At the end of my last post, I promised to write about higher-order thinking skills this time. But I'm a little short on time this week, so I've decided to postpone that discussion until next time. Instead, this week, I'll address the "freshman failure factor" that has had the most impact on me lately: the attitude of the millennial generation to e-mail.
The millennial generation (of which this freshman class is a part) is the most "plugged-in" generation in history. They have grown up using computers for both recreational and educational purposes. They use their phones and their social networking web pages to keep in (nearly) constant contact with family and friends, and most millennials can text faster than they can write or type. In fact, millennials have never known a time when e-mail was not a widely-used form of communication.
So I was surprised to learn last year that even though most of my advisees/students have multiple e-mail accounts, they rarely check them. E-mail, it seems, is already an outmoded form of communication. It's too slow for the "now" generation that is so used to the instant responses that text messaging produces. Instant communication via e-mail requires the user to stay connected to the internet on his or her computer, and that's neither practical nor possible for this generation of highly mobile students. The exception, of course, is "smartphone e-mail," and with few exceptions, the advisees on my roster who actually respond to e-mails do so from their iPhones or Blackberries.
In addition to being "too slow," e-mail is apparently "only for grown-ups," and most college students--or at least, those students taught by colleagues of mine who have had conversations with their classes on this subject--don't view themselves as adults yet. After all, they don't have full-time jobs, families, or bills (or at least, they don't pay the bills). The only people who use e-mail to communicate with them are older adults in positions of authority; their peers use text messaging or social networking instead.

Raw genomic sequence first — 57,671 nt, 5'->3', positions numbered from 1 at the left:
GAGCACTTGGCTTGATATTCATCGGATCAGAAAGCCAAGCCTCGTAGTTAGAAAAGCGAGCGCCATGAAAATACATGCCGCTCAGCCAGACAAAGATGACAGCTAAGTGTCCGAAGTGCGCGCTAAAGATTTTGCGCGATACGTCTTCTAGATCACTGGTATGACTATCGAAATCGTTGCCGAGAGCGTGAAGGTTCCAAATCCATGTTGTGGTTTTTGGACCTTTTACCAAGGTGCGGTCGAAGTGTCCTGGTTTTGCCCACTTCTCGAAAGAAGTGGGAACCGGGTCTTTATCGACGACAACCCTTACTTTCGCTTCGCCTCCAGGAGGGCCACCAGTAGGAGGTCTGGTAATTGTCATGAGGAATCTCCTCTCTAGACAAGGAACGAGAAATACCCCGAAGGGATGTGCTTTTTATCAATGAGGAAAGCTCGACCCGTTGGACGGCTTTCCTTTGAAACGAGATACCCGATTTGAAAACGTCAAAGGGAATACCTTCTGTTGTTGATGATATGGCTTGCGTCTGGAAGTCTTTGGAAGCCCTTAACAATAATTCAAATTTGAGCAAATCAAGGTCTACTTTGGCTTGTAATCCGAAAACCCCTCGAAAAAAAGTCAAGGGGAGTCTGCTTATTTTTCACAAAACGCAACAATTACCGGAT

So much for the social commentary. Let's look at the impact of "e-mail resistance" on freshman success. As an academic advisor, my job is to keep tabs on my advisees' academic progress and connect those students who need extra help with the resources they need. Since I am not in the classroom this semester, my resources for communicating with my at-risk advisees are limited. When I need to meet with a student, I can a) send an appointment request by e-mail, b) call the student on his/her cell phone, c) check the student's schedule and ambush him/her outside a classroom, or d) ask one of the student's other instructors to pass the message along and/or escort the student to my office after class. C and D can be and have been effective in emergency situations, but are also potentially embarrassing for the student, and we like to avoid these methods if possible. B is only effective when the student discloses his/her cell phone number to the school, when that number is actually connected to the student's own cell phone (often, the cell phone number listed is connected to his/her parents' phone instead), and when the student actually picks up an incoming call from a number that s/he doesn't recognize. To complicate matters further, I struggle with a fair amount of social anxiety, and the single biggest trigger for me is making telephone calls, especially to people I don't talk to on a regular basis. So I am more than hesitant to resort to cold-calling my advisees, and that leaves me with option A, the e-mail accounts that students rarely check.